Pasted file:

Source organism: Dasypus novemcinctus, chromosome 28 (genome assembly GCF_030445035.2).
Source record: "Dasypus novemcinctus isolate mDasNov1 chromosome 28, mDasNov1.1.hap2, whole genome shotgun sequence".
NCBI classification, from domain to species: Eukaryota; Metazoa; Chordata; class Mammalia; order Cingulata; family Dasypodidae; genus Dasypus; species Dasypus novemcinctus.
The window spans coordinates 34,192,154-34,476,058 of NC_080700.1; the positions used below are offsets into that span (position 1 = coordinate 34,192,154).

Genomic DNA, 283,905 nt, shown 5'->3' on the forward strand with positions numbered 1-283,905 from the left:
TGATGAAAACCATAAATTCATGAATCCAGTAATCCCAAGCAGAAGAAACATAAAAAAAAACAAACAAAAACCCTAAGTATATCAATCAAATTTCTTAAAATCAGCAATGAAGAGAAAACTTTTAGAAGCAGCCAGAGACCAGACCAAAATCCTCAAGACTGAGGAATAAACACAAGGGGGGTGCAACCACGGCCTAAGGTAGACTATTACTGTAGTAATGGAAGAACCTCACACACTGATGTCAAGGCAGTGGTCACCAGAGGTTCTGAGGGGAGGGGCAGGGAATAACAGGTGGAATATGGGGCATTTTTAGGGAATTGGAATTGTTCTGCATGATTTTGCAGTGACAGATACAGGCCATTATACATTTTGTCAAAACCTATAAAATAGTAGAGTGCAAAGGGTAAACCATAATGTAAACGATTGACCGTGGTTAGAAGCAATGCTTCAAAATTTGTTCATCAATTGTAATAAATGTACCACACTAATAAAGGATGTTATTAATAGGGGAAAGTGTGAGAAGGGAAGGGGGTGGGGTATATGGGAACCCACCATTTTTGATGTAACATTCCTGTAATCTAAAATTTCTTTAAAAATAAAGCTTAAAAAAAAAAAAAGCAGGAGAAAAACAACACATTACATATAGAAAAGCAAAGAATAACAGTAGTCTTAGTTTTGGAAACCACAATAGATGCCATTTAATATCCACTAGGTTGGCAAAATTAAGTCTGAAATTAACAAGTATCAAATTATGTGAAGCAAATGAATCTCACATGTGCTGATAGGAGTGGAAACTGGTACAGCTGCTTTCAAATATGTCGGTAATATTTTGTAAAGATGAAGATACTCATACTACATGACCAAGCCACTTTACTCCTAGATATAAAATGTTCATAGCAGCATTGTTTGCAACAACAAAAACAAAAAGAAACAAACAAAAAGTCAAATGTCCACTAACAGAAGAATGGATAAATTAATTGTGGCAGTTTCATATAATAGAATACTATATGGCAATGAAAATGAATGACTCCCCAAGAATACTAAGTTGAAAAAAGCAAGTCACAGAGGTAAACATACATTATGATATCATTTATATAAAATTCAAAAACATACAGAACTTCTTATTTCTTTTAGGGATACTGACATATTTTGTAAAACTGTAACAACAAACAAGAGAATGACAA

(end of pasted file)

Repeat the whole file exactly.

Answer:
Source organism: Dasypus novemcinctus, chromosome 28 (genome assembly GCF_030445035.2).
Source record: "Dasypus novemcinctus isolate mDasNov1 chromosome 28, mDasNov1.1.hap2, whole genome shotgun sequence".
NCBI classification, from domain to species: Eukaryota; Metazoa; Chordata; class Mammalia; order Cingulata; family Dasypodidae; genus Dasypus; species Dasypus novemcinctus.
The window spans coordinates 34,192,154-34,476,058 of NC_080700.1; the positions used below are offsets into that span (position 1 = coordinate 34,192,154).

Genomic DNA, 283,905 nt, shown 5'->3' on the forward strand with positions numbered 1-283,905 from the left:
TGATGAAAACCATAAATTCATGAATCCAGTAATCCCAAGCAGAAGAAACATAAAAAAAAACAAACAAAAACCCTAAGTATATCAATCAAATTTCTTAAAATCAGCAATGAAGAGAAAACTTTTAGAAGCAGCCAGAGACCAGACCAAAATCCTCAAGACTGAGGAATAAACACAAGGGGGGTGCAACCACGGCCTAAGGTAGACTATTACTGTAGTAATGGAAGAACCTCACACACTGATGTCAAGGCAGTGGTCACCAGAGGTTCTGAGGGGAGGGGCAGGGAATAACAGGTGGAATATGGGGCATTTTTAGGGAATTGGAATTGTTCTGCATGATTTTGCAGTGACAGATACAGGCCATTATACATTTTGTCAAAACCTATAAAATAGTAGAGTGCAAAGGGTAAACCATAATGTAAACGATTGACCGTGGTTAGAAGCAATGCTTCAAAATTTGTTCATCAATTGTAATAAATGTACCACACTAATAAAGGATGTTATTAATAGGGGAAAGTGTGAGAAGGGAAGGGGGTGGGGTATATGGGAACCCACCATTTTTGATGTAACATTCCTGTAATCTAAAATTTCTTTAAAAATAAAGCTTAAAAAAAAAAAAAGCAGGAGAAAAACAACACATTACATATAGAAAAGCAAAGAATAACAGTAGTCTTAGTTTTGGAAACCACAATAGATGCCATTTAATATCCACTAGGTTGGCAAAATTAAGTCTGAAATTAACAAGTATCAAATTATGTGAAGCAAATGAATCTCACATGTGCTGATAGGAGTGGAAACTGGTACAGCTGCTTTCAAATATGTCGGTAATATTTTGTAAAGATGAAGATACTCATACTACATGACCAAGCCACTTTACTCCTAGATATAAAATGTTCATAGCAGCATTGTTTGCAACAACAAAAACAAAAAGAAACAAACAAAAAGTCAAATGTCCACTAACAGAAGAATGGATAAATTAATTGTGGCAGTTTCATATAATAGAATACTATATGGCAATGAAAATGAATGACTCCCCAAGAATACTAAGTTGAAAAAAGCAAGTCACAGAGGTAAACATACATTATGATATCATTTATATAAAATTCAAAAACATACAGAACTTCTTATTTCTTTTAGGGATACTGACATATTTTGTAAAACTGTAACAACAAACAAGAGAATGACAA